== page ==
Sunday, April 27, 2014

NOT SO RAPID Prototyping: 3D Printing With Middle School Students

In this post we feature two middle school educators who joined Lucie deLaBruere and Charlie Wilson in a recent conversation about 3d printing in education as part of the Connected Voices series of Google Hangouts sponsored by Vita-Learn.

Fifth graders at Browns River Middle School love their 3D printer, but are baffled that the process of design is called “rapid” prototyping. A two hour print is “not rapid prototyping to an 11 year old”, says middle school teacher Mr. Willie Lee who would love a second printer to keep up with demand. As students are nearing the end of a design challenge where they create a board game and that includes 3D printed game pieces, the printer runs all day, yielding 3-4 game pieces a day. With 45 fifth graders participating in this challenge, the printing process can take up to 2 weeks.

After extensive research, Willie Lee took the recommendations from Make magazine, and purchased an Affinia H Series 3D printer for his classroom.

The metal printer with its 6X6 build area was ranked at having one of the best ‘out of the box’ experience, making it a great choice for a classroom. It has SD storage which frees up your laptop from the long print times. The print software was very intuitive and gives you lots information about your surfaces before the print job goes live. Students currently are not involved with cleaning up a print for printing using this software, but they do use professional modeling software to create their designs. After about 3 - 4 class period, Mr. Willie’s 5th and 6th grade students are able to use Sketchup as modeling software well enough to assemble imagine and invent using various shaped objects (often known as primitives) to complete new design challenges. They enjoy putting their skills to the test by participating in the Phone of the Future challenge [designed by Tony Galle] during the annual Engineering Day sponsored by the University of Vermont College of Engineering and Mathematical Science. Bringing home several awards, Lee’s students have motivated other students to get involved.

Meanwhile, at Swanton Elementary school, fifth graders are using Tinkercad to reate their 3D models in Mr. Gregory’s school. Rusti Gregory, tech integrationist, ventured into the world of 3D printing two years ago with a SolidDoodle 2 - which was NOT an “out of the box experience”. Two years ago, entering the world of 3D printing meant a lot more tweaking with settings, command line software, and longer set up times. Then there was the very “common” first timers experience of learning how to make filament stick to the bed — hairspray, or perhaps some blue painters tape along with the fiddling with the settings. But like many early adopters, Rusti and his students were not deterred and their experience and blazed the trails for others.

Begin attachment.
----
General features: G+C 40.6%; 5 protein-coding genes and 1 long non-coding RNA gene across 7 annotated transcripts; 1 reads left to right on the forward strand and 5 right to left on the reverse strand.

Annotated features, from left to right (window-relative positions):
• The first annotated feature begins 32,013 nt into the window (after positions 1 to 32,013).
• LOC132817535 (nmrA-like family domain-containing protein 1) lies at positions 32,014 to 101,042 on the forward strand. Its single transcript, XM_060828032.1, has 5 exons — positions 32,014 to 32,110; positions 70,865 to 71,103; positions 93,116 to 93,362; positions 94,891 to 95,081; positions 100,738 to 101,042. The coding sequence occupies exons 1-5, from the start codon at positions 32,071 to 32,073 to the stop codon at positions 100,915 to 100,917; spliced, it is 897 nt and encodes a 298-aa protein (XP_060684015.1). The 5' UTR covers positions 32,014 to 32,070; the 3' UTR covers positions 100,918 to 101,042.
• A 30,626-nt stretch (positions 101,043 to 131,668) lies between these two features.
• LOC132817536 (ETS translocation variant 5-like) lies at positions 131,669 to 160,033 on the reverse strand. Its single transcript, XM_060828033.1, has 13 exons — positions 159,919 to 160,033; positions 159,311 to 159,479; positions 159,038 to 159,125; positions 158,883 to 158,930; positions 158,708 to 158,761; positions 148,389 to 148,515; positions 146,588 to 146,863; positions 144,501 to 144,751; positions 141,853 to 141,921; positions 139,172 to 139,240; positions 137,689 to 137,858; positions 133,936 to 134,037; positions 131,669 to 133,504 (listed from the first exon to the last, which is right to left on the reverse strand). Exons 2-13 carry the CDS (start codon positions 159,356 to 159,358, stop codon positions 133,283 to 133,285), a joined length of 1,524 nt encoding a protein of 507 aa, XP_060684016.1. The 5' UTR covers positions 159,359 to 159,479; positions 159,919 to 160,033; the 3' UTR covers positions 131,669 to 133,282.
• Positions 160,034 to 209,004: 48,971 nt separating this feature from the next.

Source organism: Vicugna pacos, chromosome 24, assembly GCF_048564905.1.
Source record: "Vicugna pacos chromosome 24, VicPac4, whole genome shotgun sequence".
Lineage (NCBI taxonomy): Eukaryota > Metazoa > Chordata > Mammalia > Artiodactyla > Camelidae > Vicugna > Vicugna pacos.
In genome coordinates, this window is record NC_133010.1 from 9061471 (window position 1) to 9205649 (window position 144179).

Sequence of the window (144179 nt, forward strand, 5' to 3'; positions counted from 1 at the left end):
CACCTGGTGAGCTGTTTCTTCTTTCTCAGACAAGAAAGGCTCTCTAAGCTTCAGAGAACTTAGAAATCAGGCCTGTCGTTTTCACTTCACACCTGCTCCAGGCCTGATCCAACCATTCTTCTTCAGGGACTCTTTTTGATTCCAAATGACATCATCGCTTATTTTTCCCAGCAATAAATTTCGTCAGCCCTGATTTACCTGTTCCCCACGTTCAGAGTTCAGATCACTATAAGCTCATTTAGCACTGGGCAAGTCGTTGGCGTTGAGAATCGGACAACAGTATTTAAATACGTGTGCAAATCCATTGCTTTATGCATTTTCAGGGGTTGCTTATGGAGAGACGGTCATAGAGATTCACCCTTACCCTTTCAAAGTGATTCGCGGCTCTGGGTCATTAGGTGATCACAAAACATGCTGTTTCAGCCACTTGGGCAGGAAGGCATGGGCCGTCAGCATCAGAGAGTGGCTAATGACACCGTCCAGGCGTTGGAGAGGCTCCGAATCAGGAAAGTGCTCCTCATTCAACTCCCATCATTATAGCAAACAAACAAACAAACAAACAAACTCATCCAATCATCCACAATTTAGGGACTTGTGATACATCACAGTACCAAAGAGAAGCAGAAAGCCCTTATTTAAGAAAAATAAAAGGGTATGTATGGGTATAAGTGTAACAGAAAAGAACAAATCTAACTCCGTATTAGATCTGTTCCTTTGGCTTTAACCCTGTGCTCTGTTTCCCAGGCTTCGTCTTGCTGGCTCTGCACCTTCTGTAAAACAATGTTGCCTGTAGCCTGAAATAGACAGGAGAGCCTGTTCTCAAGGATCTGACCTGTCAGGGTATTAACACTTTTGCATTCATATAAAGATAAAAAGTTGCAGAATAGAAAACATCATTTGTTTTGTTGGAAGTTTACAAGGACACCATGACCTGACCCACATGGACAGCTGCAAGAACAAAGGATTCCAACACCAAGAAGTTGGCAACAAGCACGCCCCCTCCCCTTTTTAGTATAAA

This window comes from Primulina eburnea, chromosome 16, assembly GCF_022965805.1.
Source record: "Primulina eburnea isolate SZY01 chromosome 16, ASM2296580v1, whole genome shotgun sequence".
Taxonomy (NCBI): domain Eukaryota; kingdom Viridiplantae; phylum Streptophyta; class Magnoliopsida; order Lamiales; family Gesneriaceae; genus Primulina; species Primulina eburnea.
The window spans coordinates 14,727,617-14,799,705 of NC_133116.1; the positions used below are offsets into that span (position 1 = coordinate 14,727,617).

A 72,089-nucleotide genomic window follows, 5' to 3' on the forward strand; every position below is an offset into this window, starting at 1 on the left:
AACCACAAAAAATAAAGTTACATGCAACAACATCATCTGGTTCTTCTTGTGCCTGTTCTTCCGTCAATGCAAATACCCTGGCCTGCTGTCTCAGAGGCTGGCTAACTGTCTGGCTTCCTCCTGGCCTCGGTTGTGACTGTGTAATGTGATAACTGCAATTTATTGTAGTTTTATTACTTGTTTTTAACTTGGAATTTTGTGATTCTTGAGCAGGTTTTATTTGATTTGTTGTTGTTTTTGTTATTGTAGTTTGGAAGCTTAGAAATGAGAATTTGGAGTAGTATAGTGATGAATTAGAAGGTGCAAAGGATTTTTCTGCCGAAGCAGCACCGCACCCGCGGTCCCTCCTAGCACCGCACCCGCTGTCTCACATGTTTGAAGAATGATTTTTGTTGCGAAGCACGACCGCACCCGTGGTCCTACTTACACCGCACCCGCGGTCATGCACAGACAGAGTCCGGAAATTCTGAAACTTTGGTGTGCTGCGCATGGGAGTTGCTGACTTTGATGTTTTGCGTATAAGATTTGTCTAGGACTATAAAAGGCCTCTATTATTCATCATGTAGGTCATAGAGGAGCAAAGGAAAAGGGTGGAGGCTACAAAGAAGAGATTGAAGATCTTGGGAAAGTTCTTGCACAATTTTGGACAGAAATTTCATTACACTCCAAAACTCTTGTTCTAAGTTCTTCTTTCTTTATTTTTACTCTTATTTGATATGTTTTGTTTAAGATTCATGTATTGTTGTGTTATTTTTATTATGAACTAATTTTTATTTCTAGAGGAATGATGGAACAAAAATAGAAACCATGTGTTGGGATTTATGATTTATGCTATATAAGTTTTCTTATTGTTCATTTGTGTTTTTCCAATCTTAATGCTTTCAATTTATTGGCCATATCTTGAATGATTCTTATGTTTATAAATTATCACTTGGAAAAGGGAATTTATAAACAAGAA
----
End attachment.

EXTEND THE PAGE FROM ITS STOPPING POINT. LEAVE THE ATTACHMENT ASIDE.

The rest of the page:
the printer was working smoothly, Mr. Gregory created a valley as a design challenge, for which the students started designing the perfect bridge. After they printed and tested their first design, students had a chance to ‘fix’ their design and print a second attempt. As in most design challenges, the changes to the second version included much more accurate measurements and strong evidence of learning through iteration.

Once the printer was working smoothly, Mr. Gregory created a valley as a design challenge, for which the students started designing the perfect bridge. After they printed and tested their first design, students had a chance to ‘fix’ their design and print a second attempt. As in most design challenges, the changes to the second version included much more accurate measurements and strong evidence of learning through iteration. students understood the process of design and print, the printer started to be used by students for passion projects. 

Every Friday students and teachers at Swanton Elementary participate in elective choice classes, where both teachers and students participate in passion based teaching and learning. When a group of students working with circuits to find different ways to generate electricity got the idea of using a water wheel, they found themselves approaching students learning to model 3D objects for help. This not only lead to collaborative learning, but also to ‘electricity” being generated using student designed 3D printed objects.

As the need to have a second 3D printer to support demand, Swanton Elementary looked again to SolidDoodle and purchased one of its newer models. Thankfully the new printer arrived just as their original 2 year printer stopped working. “I learned that it had outlived its life expectancy, so I guess we got our money’s worth and we learned that 3D printer parts have a limited life expectancy, so be prepared to replace them as needed.”